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Red Hat

Attack of the clones: Oracle's latest Red Hat Linux lookalike arrives

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Red Hat

For each new Red Hat Enterprise Linux release, a new version of Oracle Linux is never far behind, and RHEL 7 is no exception.

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Fedora Rawhide installation with 320 MB RAM

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Red Hat

The Anaconda OS installer used by Fedora, RHEL and their derivatives have been many times criticized for its memory requirements being bigger than memory requirements of the installed OS. Maybe a big surprise for users who don’t see too deep into the issue, no surprise for people who really understand what’s going on in the OS installation and how it all works. The basic truth (some call it an issue) about OS installation is that the installer cannot write to physical storage of the machine before user tells it to do so. However, since the OS installation is quite a complex process and since it has to be based on the components from the OS itself there are many things that have to be stored somewhere for the installer to work. The only space for data that for sure doesn’t contain any data the installer shouldn’t overwrite or leave some garbage in is RAM.

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Fedora 21 Starts Working Towards Its Alpha Release

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Red Hat

In aiming towards an on-time release of Fedora 21, developers have spun the first test candidate for the upcoming development release.

Per the official release schedule, Fedora 21 is expected to see its alpha release on 5 August while next week (22 July) is the software string freeze and the alpha change deadline. Following that alpha release is a planned Fedora 21 Beta on 9 September, final change deadline on 30 September, and hopes to ship Fedora 21 final on 14 October.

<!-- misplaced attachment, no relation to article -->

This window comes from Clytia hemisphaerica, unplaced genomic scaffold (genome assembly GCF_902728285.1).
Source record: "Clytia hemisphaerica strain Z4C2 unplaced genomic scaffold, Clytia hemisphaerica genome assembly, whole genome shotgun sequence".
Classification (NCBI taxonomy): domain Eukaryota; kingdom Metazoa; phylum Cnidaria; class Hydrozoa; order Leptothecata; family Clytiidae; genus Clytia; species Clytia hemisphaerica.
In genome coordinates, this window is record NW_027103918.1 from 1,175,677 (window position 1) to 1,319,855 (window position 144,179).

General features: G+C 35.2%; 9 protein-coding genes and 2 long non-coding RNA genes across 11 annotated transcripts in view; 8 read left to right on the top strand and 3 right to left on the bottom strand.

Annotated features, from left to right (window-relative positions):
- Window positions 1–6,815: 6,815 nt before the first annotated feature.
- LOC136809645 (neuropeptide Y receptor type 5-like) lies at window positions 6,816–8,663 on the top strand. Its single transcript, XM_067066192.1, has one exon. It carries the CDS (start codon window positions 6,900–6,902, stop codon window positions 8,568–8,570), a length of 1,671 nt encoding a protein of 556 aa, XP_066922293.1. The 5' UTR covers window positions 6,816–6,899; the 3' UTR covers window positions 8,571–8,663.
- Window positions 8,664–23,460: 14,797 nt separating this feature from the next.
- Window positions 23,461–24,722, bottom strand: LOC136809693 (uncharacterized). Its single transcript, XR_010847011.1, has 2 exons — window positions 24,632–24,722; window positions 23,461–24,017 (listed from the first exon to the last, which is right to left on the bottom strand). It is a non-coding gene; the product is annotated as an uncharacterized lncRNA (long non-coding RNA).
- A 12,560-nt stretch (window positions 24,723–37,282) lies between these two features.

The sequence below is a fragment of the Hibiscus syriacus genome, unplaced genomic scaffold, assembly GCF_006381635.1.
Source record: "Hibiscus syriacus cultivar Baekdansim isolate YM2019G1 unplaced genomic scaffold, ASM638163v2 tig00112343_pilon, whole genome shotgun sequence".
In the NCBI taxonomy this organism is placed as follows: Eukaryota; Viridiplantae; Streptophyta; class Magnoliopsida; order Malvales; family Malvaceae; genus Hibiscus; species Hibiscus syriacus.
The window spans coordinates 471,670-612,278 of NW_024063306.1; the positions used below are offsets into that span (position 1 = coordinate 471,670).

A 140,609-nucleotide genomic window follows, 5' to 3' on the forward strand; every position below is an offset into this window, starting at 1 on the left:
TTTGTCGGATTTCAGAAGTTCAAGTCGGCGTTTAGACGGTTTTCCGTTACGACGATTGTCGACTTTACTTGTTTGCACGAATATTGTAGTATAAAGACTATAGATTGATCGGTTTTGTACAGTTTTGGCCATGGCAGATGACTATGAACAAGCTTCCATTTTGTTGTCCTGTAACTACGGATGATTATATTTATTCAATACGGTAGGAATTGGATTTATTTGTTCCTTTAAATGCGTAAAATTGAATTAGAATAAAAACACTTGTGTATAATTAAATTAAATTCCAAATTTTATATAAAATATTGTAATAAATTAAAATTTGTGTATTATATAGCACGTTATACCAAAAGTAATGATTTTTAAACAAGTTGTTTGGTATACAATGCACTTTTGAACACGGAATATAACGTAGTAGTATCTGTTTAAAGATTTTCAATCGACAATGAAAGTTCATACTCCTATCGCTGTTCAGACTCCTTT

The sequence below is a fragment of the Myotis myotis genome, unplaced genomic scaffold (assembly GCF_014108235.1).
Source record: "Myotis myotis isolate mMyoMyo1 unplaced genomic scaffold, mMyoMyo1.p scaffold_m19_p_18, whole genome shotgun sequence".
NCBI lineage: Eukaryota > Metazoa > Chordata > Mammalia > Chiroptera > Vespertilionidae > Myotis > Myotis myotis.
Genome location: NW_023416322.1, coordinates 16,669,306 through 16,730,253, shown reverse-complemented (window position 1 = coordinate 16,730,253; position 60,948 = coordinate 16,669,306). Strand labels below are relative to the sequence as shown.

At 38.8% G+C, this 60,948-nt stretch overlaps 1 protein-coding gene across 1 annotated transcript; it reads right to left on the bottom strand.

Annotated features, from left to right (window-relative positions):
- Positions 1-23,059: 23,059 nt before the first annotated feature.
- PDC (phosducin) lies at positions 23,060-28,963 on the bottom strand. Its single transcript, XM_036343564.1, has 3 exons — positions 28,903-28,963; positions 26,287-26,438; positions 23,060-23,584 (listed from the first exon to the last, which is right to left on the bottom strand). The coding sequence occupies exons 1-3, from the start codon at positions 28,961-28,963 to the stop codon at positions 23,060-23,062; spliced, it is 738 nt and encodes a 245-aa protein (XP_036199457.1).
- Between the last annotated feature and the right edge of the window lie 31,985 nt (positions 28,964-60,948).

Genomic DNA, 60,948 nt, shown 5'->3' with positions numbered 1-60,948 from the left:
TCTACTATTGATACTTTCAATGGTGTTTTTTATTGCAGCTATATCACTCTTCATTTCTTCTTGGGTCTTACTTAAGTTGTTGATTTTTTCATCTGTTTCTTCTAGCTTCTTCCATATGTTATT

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Red Hat Delivers Enterprise-Grade Ceph Storage

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Red Hat

Barely 90 days after Red Hat acquired Inktank, a major new release of Inktank Ceph Enterprise debuts.
Red Hat today announced the Inktank Ceph Enterprise 1.2 storage platform, the first Ceph Enterprise release since Red Hat acquired Inktank.

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DNF 0.5.4 Released

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Red Hat

0.5.4 has been released today.

A major improvement in this release is the repo priorities config option. With it the admin can enforce packages of a certain repository to take precedence over other ones during an upgrade even when the prioritized packages have lower version. The original DNF bug is here, the functionality is known from Yum Utils as “priority plugin”.